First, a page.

Is there a connection between excessive time spent on smartphones and social media and an increase in suicidal thoughts and depression among teens? A new study out this week says that could be the case, but the Tennessee Suicide Prevention Network says parents shouldn't rely on just that study -- based mainly on teen surveys.
The group says there are other things to look out for, including what your kids are looking at online, and how much time they're spending on their smartphones.
"If you notice your child, their appearance changes, if sleeping habits change or eating habits, if you notice their grades are changing, those might all be warning signs," said Scott Ridgeway with the Tennessee Suicide Prevention Network.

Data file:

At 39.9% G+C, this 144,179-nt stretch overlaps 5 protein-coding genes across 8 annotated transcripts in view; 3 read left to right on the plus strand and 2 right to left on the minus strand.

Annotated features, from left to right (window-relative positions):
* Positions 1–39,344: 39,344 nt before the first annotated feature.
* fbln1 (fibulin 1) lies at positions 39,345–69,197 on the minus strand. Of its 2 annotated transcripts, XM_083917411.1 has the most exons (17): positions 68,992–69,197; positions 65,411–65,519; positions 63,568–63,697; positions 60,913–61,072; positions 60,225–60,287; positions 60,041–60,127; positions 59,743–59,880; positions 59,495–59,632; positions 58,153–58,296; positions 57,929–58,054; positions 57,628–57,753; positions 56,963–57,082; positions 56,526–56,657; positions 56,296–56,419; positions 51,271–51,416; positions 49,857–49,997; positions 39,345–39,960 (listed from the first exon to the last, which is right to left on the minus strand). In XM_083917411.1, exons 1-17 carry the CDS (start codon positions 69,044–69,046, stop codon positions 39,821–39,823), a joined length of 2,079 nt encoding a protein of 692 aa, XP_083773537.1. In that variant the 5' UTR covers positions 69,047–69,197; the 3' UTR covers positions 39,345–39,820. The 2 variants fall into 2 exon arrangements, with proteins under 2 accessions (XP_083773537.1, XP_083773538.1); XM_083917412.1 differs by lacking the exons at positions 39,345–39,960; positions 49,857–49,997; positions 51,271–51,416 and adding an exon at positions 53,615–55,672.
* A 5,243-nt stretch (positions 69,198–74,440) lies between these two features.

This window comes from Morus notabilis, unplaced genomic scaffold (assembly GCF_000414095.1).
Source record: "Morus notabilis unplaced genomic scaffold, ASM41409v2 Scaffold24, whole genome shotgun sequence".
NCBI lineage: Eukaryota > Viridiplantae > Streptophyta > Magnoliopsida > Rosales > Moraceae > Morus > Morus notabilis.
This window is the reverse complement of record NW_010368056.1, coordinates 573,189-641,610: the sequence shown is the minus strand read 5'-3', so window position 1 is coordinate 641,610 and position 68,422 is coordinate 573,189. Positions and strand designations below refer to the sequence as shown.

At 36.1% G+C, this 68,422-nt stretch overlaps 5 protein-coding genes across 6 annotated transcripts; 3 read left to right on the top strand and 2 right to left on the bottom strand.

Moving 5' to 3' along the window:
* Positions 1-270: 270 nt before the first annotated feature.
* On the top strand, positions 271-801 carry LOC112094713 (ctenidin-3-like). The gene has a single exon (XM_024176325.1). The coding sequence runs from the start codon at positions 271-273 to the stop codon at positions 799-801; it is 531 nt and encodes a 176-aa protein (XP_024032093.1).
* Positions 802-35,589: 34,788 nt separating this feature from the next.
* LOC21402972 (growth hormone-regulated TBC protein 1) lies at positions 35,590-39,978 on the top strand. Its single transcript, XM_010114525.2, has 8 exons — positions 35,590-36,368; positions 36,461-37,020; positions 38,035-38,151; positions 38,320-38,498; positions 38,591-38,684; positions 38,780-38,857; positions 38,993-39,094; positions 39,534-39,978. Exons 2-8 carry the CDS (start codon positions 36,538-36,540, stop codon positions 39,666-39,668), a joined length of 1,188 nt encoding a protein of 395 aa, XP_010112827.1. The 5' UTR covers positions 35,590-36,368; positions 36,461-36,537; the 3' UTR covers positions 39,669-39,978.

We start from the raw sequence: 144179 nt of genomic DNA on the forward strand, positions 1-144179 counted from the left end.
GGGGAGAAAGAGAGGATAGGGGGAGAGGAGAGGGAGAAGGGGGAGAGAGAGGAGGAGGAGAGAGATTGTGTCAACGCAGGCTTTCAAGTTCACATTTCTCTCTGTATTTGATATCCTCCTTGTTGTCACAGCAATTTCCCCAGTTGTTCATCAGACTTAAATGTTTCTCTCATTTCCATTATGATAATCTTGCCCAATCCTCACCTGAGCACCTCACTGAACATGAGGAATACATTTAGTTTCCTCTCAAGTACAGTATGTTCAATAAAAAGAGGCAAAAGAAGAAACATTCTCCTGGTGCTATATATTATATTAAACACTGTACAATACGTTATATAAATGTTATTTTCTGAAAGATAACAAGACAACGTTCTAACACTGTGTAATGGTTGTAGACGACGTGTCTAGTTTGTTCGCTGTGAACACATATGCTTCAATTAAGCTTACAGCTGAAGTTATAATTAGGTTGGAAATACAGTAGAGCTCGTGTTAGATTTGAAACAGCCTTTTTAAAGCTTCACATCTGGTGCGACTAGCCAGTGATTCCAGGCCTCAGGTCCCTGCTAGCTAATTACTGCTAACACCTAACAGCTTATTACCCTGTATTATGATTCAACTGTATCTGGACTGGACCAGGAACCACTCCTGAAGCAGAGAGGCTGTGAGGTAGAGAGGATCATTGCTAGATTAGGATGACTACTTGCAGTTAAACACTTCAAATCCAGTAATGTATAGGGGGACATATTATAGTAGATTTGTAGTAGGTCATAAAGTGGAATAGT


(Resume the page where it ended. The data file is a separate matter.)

Experts say there are other warning signs to watch for if someone might be thinking about ending their life, including talking about feeling hopeless or having no purpose, talking about being a burden to others and increasing the use of alcohol or drugs. Here is a more comprehensive list.
If you or someone you know is considering suicide, there are places you can turn for help. You can call the the National Suicide Prevention Lifeline at 1-800-273-TALK.